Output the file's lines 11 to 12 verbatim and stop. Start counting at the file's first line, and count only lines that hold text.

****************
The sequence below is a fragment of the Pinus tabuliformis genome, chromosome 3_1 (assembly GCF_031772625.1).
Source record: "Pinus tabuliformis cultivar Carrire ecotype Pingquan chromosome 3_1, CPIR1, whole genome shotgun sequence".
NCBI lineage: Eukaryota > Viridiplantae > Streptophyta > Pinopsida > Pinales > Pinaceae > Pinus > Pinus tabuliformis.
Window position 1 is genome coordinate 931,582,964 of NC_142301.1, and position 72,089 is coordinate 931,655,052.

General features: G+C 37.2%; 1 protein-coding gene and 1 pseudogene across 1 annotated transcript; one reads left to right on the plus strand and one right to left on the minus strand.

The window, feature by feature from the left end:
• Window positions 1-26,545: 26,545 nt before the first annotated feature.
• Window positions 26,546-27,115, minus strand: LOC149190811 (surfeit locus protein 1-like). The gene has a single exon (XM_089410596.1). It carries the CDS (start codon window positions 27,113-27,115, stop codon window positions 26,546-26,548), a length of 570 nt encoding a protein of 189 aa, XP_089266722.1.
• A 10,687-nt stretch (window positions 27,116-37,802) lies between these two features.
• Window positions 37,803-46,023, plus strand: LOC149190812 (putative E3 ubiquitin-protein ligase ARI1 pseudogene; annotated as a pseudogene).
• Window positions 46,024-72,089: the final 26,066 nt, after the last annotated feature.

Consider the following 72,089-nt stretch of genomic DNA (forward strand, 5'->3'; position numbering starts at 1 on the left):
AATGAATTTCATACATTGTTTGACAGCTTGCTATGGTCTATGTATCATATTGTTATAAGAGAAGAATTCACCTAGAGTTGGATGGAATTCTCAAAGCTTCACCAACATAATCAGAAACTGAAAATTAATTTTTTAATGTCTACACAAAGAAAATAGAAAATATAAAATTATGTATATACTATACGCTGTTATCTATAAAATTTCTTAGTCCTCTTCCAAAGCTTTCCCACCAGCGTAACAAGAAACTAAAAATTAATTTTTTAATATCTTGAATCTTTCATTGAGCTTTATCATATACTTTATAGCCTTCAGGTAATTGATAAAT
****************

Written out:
• Window positions 46,024-72,089: the final 26,066 nt, after the last annotated feature.

Consider the following 72,089-nt stretch of genomic DNA (forward strand, 5'->3'; position numbering starts at 1 on the left):